• [parentType=folder] - If the parent type is known when instantiating this upload widget, pass the object here. Otherwise set noParent: true and set it later, prior to starting the upload.
  • [noParent=false] - If the parent object being uploaded into is not known at the time of widget instantiation, pass noParent: true. Callers must ensure that the parent is set by the time uploadNextFile() actually gets called.
  • [title="Upload files"] - Title for the widget. This is highly recommended when rendering as a modal dialog. To disable rendering of the title, simply pass a falsy object.
  • [modal=true] - This widget normally renders as a modal dialog. Pass modal: false to disable the modal behavior and simply render underneath a parent element.
  • [overrideStart=false] - Some callers will want to hook into the pressing of the start upload button and add their own logic prior to actually sending the files. To do so, set overrideStart: true and bind to the g:uploadStarted event of this widget. The caller is then responsible for calling uploadNextFile() on the widget when they have completed their actions and are ready to actually send the files.

For general documentation on embedding Girder widgets in a custom application, see the section on client development.

Server cookbook

The following examples refer to tasks that are executed by the Girder application server.

Creating a REST route

The process of creating new REST resources and routes is documented here.

The API docs of the route method can be found here.

Loading a resource by its ID

This is a fundamental element of many REST operations; they receive a parameter representing a resource’s unique ID, and want to load the corresponding resource from that ID. This behavior is known as model loading. As a brief example, if we had the ID of a folder within our REST route handler, and wanted to load its corresponding document from the database, it would look like:

self.model('folder').load(theFolderId, user=self.getCurrentUser(), level=AccessType.READ)

The load method of each model class takes the resource’s unique ID as its first argument (this is the _id field in the documents). For access controlled models like the above example, it also requires the developer to specify which user is requesting the loading of the resource, and what access level is required on the resource. If the ID passed in does not correspond to a record in the database, None is returned.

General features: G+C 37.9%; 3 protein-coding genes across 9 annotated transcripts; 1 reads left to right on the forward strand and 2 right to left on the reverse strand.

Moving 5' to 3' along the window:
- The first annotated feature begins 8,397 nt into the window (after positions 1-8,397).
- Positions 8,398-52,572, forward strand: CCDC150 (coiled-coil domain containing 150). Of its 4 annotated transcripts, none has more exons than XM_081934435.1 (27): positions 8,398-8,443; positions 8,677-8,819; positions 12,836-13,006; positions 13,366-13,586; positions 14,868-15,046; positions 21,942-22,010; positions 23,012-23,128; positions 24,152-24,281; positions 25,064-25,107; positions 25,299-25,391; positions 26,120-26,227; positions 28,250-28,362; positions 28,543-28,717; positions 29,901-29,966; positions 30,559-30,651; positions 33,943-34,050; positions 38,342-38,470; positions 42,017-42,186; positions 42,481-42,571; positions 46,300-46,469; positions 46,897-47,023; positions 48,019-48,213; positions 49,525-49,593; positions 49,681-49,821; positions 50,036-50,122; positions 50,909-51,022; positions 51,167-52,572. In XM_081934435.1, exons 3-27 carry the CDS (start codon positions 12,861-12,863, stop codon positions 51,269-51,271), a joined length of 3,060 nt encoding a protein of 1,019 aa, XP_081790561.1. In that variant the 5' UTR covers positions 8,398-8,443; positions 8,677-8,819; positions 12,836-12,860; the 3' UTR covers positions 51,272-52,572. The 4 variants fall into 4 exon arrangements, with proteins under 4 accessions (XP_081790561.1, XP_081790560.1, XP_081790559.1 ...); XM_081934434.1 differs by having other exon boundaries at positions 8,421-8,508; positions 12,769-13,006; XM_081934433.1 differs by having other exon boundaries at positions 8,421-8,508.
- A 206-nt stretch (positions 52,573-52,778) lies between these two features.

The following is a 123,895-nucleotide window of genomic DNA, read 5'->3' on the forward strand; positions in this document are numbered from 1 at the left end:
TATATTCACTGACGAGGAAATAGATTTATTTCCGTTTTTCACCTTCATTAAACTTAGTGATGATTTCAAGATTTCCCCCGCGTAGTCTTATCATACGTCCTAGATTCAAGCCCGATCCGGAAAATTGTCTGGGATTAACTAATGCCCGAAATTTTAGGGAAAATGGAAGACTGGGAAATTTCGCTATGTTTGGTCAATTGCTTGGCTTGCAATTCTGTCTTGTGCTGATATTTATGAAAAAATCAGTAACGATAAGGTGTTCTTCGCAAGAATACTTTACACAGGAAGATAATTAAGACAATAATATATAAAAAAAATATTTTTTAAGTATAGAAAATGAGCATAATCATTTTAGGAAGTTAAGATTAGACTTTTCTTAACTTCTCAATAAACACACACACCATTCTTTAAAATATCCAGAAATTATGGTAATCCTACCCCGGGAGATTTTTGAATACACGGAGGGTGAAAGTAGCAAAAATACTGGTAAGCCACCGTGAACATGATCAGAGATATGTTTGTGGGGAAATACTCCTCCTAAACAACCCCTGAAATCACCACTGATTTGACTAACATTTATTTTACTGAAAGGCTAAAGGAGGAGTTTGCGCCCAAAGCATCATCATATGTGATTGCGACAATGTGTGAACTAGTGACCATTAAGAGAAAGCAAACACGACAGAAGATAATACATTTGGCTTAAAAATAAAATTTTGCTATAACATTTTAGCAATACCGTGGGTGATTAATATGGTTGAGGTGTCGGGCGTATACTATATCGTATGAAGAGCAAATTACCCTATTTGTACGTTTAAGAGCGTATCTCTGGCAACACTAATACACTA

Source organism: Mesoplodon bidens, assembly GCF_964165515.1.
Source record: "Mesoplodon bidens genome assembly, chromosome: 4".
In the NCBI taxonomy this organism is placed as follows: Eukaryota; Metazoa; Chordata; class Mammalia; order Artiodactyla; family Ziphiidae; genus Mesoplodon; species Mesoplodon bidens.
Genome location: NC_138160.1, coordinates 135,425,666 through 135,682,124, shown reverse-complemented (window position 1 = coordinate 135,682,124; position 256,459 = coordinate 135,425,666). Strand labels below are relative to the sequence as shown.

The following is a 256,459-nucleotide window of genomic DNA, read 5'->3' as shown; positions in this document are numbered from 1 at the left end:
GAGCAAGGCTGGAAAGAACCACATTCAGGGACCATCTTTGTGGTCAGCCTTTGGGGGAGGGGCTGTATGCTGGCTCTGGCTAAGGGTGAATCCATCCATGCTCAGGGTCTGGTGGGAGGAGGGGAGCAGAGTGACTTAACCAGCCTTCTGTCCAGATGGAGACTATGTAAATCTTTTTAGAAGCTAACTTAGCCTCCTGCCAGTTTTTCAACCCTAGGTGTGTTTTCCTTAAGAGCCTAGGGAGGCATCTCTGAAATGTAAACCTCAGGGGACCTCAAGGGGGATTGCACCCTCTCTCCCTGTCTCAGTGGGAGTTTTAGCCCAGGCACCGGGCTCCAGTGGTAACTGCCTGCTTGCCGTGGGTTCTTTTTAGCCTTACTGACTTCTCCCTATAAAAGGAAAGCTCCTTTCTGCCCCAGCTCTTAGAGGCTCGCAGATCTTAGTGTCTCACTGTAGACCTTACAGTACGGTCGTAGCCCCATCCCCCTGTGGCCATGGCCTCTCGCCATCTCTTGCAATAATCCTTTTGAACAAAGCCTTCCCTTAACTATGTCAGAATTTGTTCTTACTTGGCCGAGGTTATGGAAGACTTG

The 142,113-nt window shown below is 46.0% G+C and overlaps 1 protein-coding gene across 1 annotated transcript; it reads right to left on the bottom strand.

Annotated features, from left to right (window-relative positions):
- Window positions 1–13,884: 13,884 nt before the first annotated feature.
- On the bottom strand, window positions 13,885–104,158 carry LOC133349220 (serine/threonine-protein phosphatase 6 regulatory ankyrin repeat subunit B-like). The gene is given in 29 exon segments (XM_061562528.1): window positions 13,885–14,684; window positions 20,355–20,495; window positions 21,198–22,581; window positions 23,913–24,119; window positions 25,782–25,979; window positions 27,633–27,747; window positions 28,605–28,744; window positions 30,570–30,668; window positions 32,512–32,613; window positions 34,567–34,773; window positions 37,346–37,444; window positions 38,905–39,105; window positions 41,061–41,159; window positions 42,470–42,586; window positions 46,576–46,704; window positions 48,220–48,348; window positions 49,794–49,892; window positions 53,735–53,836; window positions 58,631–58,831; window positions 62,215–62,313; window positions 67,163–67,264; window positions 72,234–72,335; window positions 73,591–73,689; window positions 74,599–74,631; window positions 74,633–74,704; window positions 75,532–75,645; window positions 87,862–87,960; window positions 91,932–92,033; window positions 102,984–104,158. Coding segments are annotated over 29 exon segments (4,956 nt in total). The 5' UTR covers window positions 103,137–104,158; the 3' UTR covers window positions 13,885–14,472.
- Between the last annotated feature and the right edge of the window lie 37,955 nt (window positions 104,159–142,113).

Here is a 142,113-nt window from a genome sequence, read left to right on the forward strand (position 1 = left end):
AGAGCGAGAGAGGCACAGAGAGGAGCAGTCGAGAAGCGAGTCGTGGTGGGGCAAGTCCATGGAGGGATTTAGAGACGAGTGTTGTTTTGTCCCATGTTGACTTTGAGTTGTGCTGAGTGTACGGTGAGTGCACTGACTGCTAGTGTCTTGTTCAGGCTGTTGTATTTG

Sometimes models need to be loaded outside the context of being requested by a specific user, and in those cases the force flag should be used:

self.model('folder').load(theFolderId, force=True)

If you need to load a model that is in a plugin rather than a core model, pass the plugin name as the second argument to the model method:

self.model('cat', 'cats').load(...)

The ModelImporter class conveniently exposes a method for retrieving instances of models that are statically cached for efficient reuse. You can mix this class into any of your classes to enable self.model semantics. The ModelImporter.model method is static, so you can also just do the following anywhere:


Send a raw or streaming HTTP response body

For consistency, the default behavior of a REST endpoint in Girder is to take the return value of the route handler and encode it in the format specified by the client in the Accepts header, usually application/json. However, in some cases you may want to force your endpoint to send a raw response body back to the client.

If you want to send a raw response, you can simply decorate your route handler with the decorator, or call within the body of the route handler. For example:

from girder.api import access, rest

def rawExample(self, params):
    return 'raw string'

That will make the response body precisely the string raw string. If the data size being sent to the client is large or unbounded, you should use a streaming response.

If you want to send a streaming response, simply make your route handler return a generator function. A streaming response is automatically sent as a raw response. Developers have full control of the buffer size of the streamed response body; each time you yield data in your generator function, the buffer will be flushed to the client. As a minimal example, the following route handler would flush 10 chunks to the client, and the full response body would be 0123456789.

from girder.api import access

def streamingExample(self, params):
    def gen():